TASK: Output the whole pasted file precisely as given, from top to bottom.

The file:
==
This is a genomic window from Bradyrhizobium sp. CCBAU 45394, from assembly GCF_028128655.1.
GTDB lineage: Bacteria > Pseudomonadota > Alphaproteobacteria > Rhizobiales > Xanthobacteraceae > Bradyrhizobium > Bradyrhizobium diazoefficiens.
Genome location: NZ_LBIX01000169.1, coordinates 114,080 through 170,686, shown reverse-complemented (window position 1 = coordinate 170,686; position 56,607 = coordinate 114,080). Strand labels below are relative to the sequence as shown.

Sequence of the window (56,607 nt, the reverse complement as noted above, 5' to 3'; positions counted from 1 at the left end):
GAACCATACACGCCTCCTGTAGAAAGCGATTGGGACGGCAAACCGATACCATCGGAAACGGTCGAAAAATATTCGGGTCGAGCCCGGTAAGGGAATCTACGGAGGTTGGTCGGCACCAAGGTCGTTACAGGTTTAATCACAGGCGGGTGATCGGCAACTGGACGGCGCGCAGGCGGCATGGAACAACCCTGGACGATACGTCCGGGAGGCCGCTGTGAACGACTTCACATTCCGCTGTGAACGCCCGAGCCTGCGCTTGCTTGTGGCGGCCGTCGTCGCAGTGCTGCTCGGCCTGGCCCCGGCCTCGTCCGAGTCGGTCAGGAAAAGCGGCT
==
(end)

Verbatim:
This is a genomic window from Bradyrhizobium sp. CCBAU 45394, from assembly GCF_028128655.1.
GTDB lineage: Bacteria > Pseudomonadota > Alphaproteobacteria > Rhizobiales > Xanthobacteraceae > Bradyrhizobium > Bradyrhizobium diazoefficiens.
Genome location: NZ_LBIX01000169.1, coordinates 114,080 through 170,686, shown reverse-complemented (window position 1 = coordinate 170,686; position 56,607 = coordinate 114,080). Strand labels below are relative to the sequence as shown.

Sequence of the window (56,607 nt, the reverse complement as noted above, 5' to 3'; positions counted from 1 at the left end):
GAACCATACACGCCTCCTGTAGAAAGCGATTGGGACGGCAAACCGATACCATCGGAAACGGTCGAAAAATATTCGGGTCGAGCCCGGTAAGGGAATCTACGGAGGTTGGTCGGCACCAAGGTCGTTACAGGTTTAATCACAGGCGGGTGATCGGCAACTGGACGGCGCGCAGGCGGCATGGAACAACCCTGGACGATACGTCCGGGAGGCCGCTGTGAACGACTTCACATTCCGCTGTGAACGCCCGAGCCTGCGCTTGCTTGTGGCGGCCGTCGTCGCAGTGCTGCTCGGCCTGGCCCCGGCCTCGTCCGAGTCGGTCAGGAAAAGCGGCT